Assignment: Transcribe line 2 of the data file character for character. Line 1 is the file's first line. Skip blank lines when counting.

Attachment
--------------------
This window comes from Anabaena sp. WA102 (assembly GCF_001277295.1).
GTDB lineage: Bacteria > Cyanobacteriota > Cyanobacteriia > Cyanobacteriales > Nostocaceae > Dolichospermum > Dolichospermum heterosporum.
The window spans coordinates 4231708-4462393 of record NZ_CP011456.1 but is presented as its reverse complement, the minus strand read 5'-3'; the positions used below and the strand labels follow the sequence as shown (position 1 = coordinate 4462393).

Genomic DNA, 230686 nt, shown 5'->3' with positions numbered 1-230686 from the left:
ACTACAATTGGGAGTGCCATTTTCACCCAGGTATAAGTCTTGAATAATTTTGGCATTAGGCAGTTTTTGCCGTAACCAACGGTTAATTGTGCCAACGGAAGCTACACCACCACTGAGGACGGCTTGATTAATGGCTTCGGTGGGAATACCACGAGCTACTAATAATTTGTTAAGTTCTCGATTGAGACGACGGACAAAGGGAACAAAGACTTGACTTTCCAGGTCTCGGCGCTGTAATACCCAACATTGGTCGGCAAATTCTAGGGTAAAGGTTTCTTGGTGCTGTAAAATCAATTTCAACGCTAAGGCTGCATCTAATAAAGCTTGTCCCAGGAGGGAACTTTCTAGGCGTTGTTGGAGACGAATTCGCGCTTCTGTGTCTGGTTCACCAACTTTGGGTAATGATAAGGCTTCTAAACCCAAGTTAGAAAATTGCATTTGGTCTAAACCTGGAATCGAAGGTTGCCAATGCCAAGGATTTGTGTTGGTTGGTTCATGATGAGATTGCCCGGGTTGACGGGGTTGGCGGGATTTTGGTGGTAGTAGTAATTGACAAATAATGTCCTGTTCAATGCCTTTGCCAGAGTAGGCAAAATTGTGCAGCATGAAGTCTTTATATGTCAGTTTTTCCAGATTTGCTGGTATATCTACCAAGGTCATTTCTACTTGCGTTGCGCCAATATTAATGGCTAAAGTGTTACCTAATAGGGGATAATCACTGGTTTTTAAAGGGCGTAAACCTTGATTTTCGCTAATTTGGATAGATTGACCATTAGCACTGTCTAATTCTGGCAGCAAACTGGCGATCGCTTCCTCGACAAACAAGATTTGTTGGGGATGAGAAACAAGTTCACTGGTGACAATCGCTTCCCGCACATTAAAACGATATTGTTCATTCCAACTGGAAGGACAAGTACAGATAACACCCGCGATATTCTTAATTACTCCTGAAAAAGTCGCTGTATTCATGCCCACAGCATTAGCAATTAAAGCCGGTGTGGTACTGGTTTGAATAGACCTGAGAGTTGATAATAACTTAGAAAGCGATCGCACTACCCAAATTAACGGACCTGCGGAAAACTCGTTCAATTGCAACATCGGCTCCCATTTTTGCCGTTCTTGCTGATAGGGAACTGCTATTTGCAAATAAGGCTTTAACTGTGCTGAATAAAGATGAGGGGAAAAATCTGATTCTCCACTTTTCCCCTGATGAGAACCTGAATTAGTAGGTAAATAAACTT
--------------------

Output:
GTDB lineage: Bacteria > Cyanobacteriota > Cyanobacteriia > Cyanobacteriales > Nostocaceae > Dolichospermum > Dolichospermum heterosporum.